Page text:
I did a double take the other day when I read the headline of an article Christopher Hitchens recently wrote for Vanity Fair.
When the King Saved God it read.
Certainly this wasn’t the work of Mr. Hitchens, one of the most famous atheists of our day.
But indeed it was, and the article was completely consistent with the body of Mr. Hitchens’s life work. In addition to being a renowned skeptic, Mr. Hitchens is also somewhat of a literary scholar, and this marvelous little article demonstrated his knowledge of the King James Bible as a literary work.
The king in question is, of course, King James I, the founder of the Stuart line of English Kings, champion of the Divine Right of Kings, and successor to Elizabeth I of England. Hitchens argues that when James ascended to the throne in 1603, he saved the Protestant religion in England by ordering a team of scholars to produce a new English language translation of the Bible.
Hitchens’ praise for their resulting effort, as might be expected, is not for the theological certitudes contained therein, but instead for the extraordinarily effective use of the English language found in its pages.
Mr. Hitchens gives a tip of the hat to the 1561 Geneva Bible, the first widely circulated English language Bible used in England, whose signficance has been discussed previously in this space. What I learned from Mr. Hitchens that I did not know is how thoroughly the King James Bible drew upon an even earlier version of an English language Bible–the Tyndale Bible, the translation of which cost its creator, William Tyndale, his life. I also learned that it was “the sainted Thomas More” who was responsible for Tyndale’s execution.
I believe Mr. Hitchens missteps, however, when he calls the King James version “a triumph for rebellion and dissent.” The Tyndale Bible certainly was, as was the Geneva Bible, which promoted concepts of congregational self governance that quickly translated into the notion of civil self governance, the very essence of the republicanism which Mr. Hitchens reveres and advocates for his native England. But the last things King James I wanted to encourage at any time in his reign were rebellion and dissent. Indeed, one of the reasons he called for the new translation was to diffuse the popularity of the Geneva Bible. Those subjects who read the Geneva Bible were much more likely to reject his vision of the Divine Right of Kings than were those who read the King James Bible.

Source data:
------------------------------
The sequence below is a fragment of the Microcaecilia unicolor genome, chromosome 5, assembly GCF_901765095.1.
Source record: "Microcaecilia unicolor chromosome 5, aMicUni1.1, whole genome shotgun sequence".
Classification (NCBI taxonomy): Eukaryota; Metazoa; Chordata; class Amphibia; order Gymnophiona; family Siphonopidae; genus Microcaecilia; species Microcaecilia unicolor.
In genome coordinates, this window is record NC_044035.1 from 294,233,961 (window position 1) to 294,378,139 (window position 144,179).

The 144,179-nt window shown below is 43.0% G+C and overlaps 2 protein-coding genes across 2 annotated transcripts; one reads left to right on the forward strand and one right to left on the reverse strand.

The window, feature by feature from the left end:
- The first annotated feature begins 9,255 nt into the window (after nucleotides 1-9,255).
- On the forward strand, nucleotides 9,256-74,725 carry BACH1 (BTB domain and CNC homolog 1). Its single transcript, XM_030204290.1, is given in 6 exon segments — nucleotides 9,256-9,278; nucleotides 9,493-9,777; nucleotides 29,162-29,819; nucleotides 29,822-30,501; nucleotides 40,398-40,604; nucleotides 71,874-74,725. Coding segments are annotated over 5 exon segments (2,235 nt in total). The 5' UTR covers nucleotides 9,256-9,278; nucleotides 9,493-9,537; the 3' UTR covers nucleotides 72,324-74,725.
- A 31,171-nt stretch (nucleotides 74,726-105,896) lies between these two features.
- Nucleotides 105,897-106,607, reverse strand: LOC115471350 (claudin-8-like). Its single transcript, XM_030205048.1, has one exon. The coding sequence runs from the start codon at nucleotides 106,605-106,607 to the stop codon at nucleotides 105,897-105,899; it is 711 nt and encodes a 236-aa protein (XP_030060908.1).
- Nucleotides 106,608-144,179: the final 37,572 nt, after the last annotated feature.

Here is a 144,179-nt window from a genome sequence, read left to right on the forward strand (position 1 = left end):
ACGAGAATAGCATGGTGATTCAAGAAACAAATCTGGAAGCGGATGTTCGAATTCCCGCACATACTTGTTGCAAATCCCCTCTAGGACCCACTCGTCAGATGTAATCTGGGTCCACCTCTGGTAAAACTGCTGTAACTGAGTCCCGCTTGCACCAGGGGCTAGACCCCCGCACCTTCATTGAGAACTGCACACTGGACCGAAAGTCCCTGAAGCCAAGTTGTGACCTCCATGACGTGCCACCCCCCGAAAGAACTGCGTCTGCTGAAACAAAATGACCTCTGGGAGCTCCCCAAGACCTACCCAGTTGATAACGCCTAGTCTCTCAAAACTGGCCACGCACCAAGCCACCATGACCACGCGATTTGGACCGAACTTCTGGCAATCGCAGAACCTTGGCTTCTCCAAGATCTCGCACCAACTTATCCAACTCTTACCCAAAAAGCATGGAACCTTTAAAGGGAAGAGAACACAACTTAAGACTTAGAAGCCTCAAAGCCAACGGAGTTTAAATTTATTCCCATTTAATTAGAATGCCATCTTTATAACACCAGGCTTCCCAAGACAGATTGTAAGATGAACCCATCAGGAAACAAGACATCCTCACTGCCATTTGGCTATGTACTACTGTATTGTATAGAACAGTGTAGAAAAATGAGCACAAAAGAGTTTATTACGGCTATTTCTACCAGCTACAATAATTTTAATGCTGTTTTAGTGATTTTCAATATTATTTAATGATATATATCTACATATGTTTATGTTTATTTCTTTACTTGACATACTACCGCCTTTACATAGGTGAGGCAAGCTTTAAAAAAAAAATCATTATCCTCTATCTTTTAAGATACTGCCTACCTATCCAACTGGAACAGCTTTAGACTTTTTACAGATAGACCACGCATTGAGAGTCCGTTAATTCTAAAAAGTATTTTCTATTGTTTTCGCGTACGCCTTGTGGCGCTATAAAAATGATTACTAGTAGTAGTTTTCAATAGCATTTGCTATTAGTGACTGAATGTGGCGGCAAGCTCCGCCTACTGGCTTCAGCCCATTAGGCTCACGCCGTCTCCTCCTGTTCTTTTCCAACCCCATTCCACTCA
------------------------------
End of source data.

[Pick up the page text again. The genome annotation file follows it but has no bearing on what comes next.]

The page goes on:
Mr. Hitchens observes this, but doesn’t really comment on its significance when he notes that the King James version ” had Saint Paul saying in his Epistle to the Romans… ‘ The powers that be . . .are ordained of God.’ ”
The entire passage in the King James version, Romans Chapter 13, Verses 1-3, reads:
” (1)Let every soul be subject unto the highest powers. For there is no power but of God: the powers that be are ordained of God.
(2) Whoever therefore resisteth the power resisteth the ordinance of God, and they that resist shall receive to themselves damnation.
(3) For rulers are not a terror to good works, but to the evil. Wilt thou then not be afraid of the power? Do that which is good, and then thou shalt have praise of the same.”
This is precisely the kind of translation that would be expected to please a king like James I who would tolerate no challenge to his divine authority.
But how does the same passage read in the Geneva Bible?
” (1) Let every soul be subject unto the higher powers. For there is no power but of God: and the powers that be, are ordained of God.
(2) Whosever therefore resisteth ye power, resisteth the ordinance of God, and they that resist shall receive to themselves judgement.
(3) For princes are not to be feared for good workes, but for evil. Will ye then be without fear of the power? Do well so shalt thou have praise of the same.
The first two verses are virtually the same. But the third verse offers radically different interpretations. The King James version reads that every action of the ruler must be, by definition, a good work. In contrast, the Geneva Bible reads that princes aren’t to be feared for their good works, but for their evil works. And if they do evil works should their power be feared? No. You can read the Geneva Bible to suggest that you “do well” to resist the evil works of princes, thereby receiving praise from others who do well.
It’s the Geneva Bible, written by a handful of expatriate scholars who fled the wrath of an English monarch on pain of death, not the King James Bible, written by the officials of the Church of England at whose pinnacle stood King James himself, that fueled the cause of rebellion against tyranny.
On the whole, though, I agree with Mr. Hitchens. We would do well to study the influence the King James Bible has had on the development of our culture and literature. In fact, if you add the Geneva Bible and its influence on our concepts of self-governance, you have the makings of a fine Voices of the Tea Party e-book.
Michael Patrick Leahy is the editor of the Voices of the Tea Party e-book series and co-founder of Top Conservatives on Twitter and the Nationwide Tea Party Coalition. His new e-book, I, Light Bulb: A Death Row Testimonial, will be published in July, 2011. His new book, Covenant of Liberty, will be published by Broadside Books in spring, 2012. He can be reached on Twitter at @michaelpleahy .